Need: I would like to make a custom kernel on every computer that I am on. One kernel/computer.
Reason: I want every computer to be as fast as it can get.
How: I have no knowledge in building kernels, I have tried it once, but selecting which modules and stuff do I need, or do I not need, is a bit confusing (since I don't know what my hardware has and what the kernel offers).
Question: is there a way of building the kernel, so that it detects what do I have (hardware) currently in use, and build a kernel depending on that?
Thanks in advance, cheers!
Don't forget to mark as [SOLVED].
In a nutshell, no. You really need to understand teh kernel options that are required, that you need, and that are dependant. The only way to learn is to start with a stock kernel config and weed the stuff out.
having said that, I always used to build my own kernel, but the arch build is lean enough with everything built as loadable modules, you are unlikely to improve much by yourself anyway. It's why I went back to stock.
Nvidia GTX 680 4Gb, AMD Phenom II X4 (965BE) @ 3.6 Ghz (Overclocked) 8GB RAM
Linux user #545703
I'm not sure if a custom kernel will improve the execution speed of whatever you're using on these computes.
If you don't know what you're doing, playing with custom kernels may not be risky.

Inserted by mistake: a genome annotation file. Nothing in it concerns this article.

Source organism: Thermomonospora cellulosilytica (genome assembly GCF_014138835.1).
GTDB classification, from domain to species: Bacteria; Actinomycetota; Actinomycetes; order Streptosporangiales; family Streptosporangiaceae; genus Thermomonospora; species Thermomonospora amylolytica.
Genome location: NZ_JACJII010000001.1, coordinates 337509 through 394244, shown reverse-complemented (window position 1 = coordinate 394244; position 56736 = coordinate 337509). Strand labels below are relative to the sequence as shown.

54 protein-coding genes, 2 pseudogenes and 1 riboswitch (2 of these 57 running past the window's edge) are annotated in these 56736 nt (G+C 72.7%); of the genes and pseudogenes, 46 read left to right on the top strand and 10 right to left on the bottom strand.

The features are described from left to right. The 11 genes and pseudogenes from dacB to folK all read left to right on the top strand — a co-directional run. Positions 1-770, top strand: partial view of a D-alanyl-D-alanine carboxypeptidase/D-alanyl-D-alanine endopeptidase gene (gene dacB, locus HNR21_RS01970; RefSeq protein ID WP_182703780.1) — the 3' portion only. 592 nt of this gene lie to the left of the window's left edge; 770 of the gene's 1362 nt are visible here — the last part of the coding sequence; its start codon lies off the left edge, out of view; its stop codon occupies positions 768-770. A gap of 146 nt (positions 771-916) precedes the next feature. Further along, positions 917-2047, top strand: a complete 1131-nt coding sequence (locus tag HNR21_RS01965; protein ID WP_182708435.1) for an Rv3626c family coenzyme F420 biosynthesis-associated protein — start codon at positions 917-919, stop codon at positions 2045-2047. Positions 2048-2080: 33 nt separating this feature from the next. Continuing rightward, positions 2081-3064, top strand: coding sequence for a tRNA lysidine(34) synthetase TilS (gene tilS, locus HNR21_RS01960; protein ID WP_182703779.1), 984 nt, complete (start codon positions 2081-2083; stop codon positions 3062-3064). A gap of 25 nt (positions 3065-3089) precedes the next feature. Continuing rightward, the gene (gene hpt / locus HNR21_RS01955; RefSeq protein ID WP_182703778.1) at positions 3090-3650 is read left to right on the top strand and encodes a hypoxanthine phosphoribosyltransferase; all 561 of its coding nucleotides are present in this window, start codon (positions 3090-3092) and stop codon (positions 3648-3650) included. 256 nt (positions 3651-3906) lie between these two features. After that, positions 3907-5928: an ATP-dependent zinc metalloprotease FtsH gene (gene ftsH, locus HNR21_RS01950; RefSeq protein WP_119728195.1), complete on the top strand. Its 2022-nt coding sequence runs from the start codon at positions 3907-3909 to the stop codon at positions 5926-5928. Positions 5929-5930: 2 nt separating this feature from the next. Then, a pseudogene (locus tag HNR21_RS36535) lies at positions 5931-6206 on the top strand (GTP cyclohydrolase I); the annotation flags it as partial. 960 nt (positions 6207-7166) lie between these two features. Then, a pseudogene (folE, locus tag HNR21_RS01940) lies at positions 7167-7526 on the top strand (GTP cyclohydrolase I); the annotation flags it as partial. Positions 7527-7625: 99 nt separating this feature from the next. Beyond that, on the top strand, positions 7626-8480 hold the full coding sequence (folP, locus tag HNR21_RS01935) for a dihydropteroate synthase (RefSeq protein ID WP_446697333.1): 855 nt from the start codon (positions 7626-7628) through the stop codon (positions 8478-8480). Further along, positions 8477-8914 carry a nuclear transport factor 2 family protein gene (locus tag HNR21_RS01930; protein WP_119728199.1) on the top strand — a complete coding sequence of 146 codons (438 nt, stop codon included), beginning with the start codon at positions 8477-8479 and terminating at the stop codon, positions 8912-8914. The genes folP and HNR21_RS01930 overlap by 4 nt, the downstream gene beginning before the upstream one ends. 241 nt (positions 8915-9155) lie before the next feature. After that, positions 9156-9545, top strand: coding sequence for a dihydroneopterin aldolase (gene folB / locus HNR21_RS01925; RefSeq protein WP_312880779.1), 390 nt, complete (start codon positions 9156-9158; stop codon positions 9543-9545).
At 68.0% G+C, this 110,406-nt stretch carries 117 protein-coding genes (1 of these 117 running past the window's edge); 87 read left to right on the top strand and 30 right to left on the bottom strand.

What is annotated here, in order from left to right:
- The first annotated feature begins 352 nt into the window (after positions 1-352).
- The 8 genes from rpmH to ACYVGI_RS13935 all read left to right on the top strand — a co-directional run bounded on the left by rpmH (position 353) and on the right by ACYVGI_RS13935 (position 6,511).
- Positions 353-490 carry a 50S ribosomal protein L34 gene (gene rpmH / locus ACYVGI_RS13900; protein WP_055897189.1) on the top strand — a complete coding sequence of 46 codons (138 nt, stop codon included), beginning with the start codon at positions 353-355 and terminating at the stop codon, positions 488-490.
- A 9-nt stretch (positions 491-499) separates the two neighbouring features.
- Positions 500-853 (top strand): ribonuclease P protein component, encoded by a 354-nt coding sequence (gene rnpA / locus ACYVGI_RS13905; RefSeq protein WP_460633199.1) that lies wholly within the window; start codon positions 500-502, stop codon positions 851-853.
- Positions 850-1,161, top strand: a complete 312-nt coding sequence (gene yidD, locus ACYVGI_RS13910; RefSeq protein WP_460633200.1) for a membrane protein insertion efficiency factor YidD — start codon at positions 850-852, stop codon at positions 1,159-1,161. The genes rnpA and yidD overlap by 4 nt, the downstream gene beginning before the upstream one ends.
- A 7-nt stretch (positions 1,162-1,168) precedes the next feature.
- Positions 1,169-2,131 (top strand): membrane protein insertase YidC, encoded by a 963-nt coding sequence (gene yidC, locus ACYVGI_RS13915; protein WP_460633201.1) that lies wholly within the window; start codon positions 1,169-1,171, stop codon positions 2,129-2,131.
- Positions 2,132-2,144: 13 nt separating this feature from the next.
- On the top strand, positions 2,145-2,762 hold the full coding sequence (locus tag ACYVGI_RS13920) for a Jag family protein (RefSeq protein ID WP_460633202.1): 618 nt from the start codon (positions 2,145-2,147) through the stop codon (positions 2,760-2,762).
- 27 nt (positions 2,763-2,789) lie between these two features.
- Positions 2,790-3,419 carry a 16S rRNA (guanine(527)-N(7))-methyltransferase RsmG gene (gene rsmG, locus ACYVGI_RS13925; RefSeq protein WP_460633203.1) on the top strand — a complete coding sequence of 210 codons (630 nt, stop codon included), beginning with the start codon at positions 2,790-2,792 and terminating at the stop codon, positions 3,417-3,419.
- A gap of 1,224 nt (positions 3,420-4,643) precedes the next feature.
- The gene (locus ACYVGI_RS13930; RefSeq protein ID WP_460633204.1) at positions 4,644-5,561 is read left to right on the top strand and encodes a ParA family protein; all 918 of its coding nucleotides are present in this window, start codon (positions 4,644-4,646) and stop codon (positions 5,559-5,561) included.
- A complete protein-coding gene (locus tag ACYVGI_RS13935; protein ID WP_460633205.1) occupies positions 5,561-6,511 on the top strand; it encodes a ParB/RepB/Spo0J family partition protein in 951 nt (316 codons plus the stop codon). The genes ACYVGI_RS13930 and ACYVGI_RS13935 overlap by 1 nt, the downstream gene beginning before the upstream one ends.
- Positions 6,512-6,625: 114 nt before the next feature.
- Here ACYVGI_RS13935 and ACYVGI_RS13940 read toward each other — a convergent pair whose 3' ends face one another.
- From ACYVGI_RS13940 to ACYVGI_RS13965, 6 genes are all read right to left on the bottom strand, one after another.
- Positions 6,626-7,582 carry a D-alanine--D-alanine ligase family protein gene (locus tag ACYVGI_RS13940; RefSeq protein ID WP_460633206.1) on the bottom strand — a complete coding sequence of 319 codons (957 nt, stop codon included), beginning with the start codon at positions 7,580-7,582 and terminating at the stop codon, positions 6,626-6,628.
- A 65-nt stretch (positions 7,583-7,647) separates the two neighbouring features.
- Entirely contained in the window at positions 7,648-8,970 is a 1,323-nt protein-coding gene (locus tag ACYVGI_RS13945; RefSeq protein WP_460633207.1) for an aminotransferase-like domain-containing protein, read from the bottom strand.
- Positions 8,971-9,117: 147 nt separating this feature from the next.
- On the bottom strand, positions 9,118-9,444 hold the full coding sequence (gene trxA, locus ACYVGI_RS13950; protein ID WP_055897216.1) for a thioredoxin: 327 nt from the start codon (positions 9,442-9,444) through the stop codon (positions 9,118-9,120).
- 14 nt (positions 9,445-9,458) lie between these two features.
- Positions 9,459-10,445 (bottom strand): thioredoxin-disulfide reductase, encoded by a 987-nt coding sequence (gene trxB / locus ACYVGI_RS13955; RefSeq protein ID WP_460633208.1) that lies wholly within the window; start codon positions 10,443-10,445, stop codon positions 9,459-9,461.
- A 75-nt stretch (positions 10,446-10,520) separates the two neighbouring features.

I just started using the linux-lqx kernel from the AUR because my HDTV capture card was a bit jumpy in full screen mode. Very impressed with the improvement in speed with this kernel and would highly recommend it.
-=[ LIVE enabled UEFI with redundant syslinux pure systemd detached LUKS header partitionless encrypted GPT SSDx3 RAID0 because I can. ]=-
Backward compatibility is for the masses. There's no dual-boot here...
The place to start is thoroughly reading up on what the typical process is, the Arch Wiki has some good pages on two great methods;
First things first is establishing what modules your computer uses, as mentioned by karol, install modprobed_db and get that setup and running, as it'll make life a little easier on you.
I highly recommend a PKGBUILD. You can use linux-ck in the AUR as a guide (disable the ck1 patchset if you want); it has many options like modprobed_db support built in... not that modprobed_db will not provide a faster kernel, just a lighter one.